74 percent of Syrians in Turkey want Turkish citizenship: Poll

74 percent of Syrians in Turkey want Turkish citizenship: Poll

İpek Yezdani – ISTANBUL
74 percent of Syrians in Turkey want Turkish citizenship: Poll Some 74 percent of Syrians who fled their war-torn country to seek a better life in Turkey have said they wanted to obtain Turkish citizenship, according to a poll carried out by the Humanitarian Development Foundation (İNGEV) and IPSOS.

Some 52 percent of the Syrian respondents said they were planning to build their future in Turkey, the poll showed.   

The “Refugee Livelihood Monitor” survey aims to periodically track the living conditions of Syrian refugees living outside refugee camps, their general sentiments and their future plans in regards to living in Turkey, as well as their consumption and shopping behavior.

According to the poll, 74 percent of the respondents said they wanted to acquire Turkish citizenship, while the figure for respondents aged between 15 and 17 wanting to become Turkish passport holders was 80 percent. 

Some 70 percent of the respondents did not know Turkish, according to the poll.  

But 45 percent of the respondents said they had been subjected to discrimination, as 42 percent said they were seeking ways to move to European countries, they poll showed. 

In terms of establishing a future for their children in Turkey, 52 percent of the respondents said they wanted to stay, while 44 percent of them said they never thought of leaving the country. 

However, the poll indicated that the daily purchasing power of Syrians in Turkey was under two dollars. 

The monthly household consumption expenditure of a Syrian family is 867 Turkish Liras, with 140 liras allocated on average for each person. 

The percentage of registered and non-registered Syrian workers was 31 percent each. Seventy percent of the Syrian respondents said their working conditions were worse than locals’ conditions.

The number of people living in a Syrian household was revealed to be twice more than the number living in a Turkish household.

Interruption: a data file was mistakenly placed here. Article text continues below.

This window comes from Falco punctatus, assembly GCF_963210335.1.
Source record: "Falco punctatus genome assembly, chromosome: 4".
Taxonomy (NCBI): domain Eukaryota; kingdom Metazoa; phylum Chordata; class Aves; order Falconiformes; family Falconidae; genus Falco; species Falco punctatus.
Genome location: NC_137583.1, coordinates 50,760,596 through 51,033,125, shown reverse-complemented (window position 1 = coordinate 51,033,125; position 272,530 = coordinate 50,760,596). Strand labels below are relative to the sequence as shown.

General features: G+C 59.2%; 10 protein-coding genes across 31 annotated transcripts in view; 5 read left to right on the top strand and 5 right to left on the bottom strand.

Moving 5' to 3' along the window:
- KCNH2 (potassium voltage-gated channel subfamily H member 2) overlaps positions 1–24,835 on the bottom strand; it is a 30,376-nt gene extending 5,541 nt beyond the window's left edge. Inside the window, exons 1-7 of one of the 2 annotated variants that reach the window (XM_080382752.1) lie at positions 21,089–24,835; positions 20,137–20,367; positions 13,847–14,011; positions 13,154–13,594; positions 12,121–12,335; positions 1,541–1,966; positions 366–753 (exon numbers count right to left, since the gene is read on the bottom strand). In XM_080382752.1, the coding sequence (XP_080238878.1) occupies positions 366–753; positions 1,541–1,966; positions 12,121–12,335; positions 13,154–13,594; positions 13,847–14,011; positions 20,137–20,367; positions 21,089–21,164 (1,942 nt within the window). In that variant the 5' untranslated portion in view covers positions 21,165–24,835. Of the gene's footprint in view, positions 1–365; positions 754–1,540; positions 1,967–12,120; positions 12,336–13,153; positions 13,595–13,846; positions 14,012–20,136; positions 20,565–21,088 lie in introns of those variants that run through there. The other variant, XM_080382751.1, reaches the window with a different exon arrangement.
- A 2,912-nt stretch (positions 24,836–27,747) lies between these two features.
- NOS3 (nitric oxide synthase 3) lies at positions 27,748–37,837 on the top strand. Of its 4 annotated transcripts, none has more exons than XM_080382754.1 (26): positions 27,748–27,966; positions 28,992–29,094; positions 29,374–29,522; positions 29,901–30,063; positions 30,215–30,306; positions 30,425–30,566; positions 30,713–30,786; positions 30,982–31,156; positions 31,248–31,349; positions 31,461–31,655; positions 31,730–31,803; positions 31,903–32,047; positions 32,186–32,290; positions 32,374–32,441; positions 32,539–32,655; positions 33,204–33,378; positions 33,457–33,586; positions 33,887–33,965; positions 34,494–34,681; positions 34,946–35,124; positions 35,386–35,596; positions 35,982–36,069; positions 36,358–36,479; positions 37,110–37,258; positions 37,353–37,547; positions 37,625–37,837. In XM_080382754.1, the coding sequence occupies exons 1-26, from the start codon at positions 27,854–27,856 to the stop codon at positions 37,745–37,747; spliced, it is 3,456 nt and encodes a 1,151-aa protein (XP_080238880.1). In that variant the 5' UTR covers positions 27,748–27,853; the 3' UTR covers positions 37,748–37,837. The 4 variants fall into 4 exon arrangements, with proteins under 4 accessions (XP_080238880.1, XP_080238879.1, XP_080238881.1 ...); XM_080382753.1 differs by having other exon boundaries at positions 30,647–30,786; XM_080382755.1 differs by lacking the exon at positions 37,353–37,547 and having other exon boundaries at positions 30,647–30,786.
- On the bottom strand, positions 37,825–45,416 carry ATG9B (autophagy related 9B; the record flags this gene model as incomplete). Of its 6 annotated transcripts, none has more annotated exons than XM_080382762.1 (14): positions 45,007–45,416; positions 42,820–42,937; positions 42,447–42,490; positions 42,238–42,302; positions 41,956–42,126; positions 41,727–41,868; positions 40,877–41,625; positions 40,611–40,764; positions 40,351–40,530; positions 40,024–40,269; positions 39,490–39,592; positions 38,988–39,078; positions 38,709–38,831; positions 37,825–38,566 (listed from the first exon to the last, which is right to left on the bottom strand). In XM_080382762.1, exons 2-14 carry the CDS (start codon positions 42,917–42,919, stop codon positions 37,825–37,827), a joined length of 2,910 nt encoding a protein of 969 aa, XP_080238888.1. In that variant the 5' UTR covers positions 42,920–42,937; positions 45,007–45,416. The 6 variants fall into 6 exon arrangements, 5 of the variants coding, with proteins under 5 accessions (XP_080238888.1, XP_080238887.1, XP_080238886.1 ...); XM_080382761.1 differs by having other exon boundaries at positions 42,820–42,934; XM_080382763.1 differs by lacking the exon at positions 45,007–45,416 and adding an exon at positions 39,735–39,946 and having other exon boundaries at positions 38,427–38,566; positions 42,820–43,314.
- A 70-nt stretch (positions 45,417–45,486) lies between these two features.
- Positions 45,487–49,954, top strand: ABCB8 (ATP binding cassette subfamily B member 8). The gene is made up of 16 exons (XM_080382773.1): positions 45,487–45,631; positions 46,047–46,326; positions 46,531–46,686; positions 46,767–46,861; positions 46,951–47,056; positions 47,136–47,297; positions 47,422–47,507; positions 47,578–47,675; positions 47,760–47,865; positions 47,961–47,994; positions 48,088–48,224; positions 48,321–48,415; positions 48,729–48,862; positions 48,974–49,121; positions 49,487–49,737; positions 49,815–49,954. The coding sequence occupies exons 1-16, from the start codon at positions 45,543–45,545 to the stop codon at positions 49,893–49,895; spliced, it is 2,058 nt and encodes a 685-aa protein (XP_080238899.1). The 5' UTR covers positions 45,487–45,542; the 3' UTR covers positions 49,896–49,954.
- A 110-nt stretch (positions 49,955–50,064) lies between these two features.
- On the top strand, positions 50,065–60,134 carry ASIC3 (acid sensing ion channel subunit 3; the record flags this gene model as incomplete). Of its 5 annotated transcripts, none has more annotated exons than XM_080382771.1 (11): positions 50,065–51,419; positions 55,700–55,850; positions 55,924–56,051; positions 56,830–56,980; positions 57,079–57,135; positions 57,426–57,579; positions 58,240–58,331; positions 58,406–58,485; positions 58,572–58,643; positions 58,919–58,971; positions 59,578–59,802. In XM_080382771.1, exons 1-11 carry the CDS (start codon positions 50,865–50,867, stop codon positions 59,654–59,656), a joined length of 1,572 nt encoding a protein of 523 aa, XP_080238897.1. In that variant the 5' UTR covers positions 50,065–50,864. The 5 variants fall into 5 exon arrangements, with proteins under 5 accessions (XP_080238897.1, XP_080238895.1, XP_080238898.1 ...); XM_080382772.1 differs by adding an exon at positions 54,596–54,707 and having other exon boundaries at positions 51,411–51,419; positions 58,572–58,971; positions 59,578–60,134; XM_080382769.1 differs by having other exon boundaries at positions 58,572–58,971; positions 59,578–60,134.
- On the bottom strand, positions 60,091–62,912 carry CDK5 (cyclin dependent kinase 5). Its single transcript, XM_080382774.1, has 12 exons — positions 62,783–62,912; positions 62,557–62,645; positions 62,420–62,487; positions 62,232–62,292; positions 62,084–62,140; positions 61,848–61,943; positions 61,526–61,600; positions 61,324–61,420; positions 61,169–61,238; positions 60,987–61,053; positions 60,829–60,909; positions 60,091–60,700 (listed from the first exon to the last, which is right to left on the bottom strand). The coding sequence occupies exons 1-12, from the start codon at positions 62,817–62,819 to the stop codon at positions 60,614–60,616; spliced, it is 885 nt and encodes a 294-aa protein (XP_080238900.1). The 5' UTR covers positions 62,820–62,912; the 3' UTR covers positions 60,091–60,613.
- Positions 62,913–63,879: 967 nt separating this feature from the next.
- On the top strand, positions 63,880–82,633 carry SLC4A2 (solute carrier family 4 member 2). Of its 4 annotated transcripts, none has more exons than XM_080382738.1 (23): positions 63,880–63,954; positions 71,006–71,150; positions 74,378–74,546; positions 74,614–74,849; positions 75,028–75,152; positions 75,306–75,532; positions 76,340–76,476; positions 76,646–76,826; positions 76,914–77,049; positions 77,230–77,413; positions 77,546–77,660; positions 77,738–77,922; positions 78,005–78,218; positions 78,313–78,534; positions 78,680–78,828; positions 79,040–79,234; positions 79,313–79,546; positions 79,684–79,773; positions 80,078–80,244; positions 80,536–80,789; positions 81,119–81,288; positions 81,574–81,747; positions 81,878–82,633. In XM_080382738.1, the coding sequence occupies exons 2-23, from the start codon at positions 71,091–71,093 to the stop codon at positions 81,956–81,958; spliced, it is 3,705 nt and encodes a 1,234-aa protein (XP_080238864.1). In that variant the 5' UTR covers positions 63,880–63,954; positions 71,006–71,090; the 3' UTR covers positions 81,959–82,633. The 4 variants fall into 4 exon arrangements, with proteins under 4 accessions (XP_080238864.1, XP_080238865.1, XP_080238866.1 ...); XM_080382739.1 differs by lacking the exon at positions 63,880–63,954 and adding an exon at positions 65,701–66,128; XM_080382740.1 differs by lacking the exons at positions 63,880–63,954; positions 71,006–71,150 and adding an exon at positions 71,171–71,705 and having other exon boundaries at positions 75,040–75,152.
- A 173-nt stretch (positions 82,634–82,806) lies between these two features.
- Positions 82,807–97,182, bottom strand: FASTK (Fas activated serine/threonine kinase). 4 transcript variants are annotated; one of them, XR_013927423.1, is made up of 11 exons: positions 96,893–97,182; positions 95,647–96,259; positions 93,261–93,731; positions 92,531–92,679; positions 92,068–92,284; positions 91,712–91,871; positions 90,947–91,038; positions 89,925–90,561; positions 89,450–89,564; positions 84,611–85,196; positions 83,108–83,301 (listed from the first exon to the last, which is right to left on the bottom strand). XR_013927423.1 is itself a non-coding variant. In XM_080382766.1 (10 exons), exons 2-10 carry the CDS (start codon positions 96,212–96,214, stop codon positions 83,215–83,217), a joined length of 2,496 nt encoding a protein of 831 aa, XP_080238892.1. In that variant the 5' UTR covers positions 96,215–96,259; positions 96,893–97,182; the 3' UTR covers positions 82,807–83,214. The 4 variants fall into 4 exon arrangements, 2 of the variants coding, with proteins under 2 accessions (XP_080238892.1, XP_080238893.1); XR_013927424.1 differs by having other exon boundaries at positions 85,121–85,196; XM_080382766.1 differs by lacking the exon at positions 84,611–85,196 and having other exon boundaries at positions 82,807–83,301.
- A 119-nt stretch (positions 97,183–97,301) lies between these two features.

The fieldwork for the survey was conducted between April 27 and May 20 in 10 cities hosting the largest Syrian population, with 79 percent of the refugees living in Istanbul, Şanlıurfa, Hatay, Gaziantep, Adana, Mersin, Kilis, Mardin, Bursa and İzmir. A total of 1,282 face-to-face interviews were carried out. 

The founder and head of İNGEV, Vural Çakır, said 90 percent of Syrians living outside camps were registered, stating that 93 percent of them have temporary IDs in the eastern provinces of Turkey.

Ninety percent of Syrians in the southern provinces have temporary IDs, however the lowest number of temporary IDs were in western cities, according to Çakır.

The survey also showed that most Syrians in Turkey did not have personal bank accounts and less than 2 percent of them have credit cards. 

“Approximately all Syrian refugees are excluded from the country’s finance system. However, refugee entrepreneurship is an important issue. Temporary IDs are not enough to open a bank account for Syrian citizens; they should have a residency document, too. The financial exclusion of refugees needs to be resolved,” Çakır said.

Meanwhile, nine out of 10 respondents said they did not receive any social aid.  

Some 13 percent of Syrian refugees receive social aid at least once during their time in Turkey, while 6 percent of them are receiving regular social aid from the government, according to the poll. 

Only 31 percent of Syrian refugees are actively taking part in the labor market, with 17 percent of them working under a Turkish employer. 

Five percent of them are working with Syrian employers and 5 percent of the respondents said they were working on their own.

Half of the respondents said they were not working or seeking jobs, but 24 percent of Syrians were seeking jobs in Turkey, the poll showed.  

Some 64 percent of the respondents said they were hopeful about their future.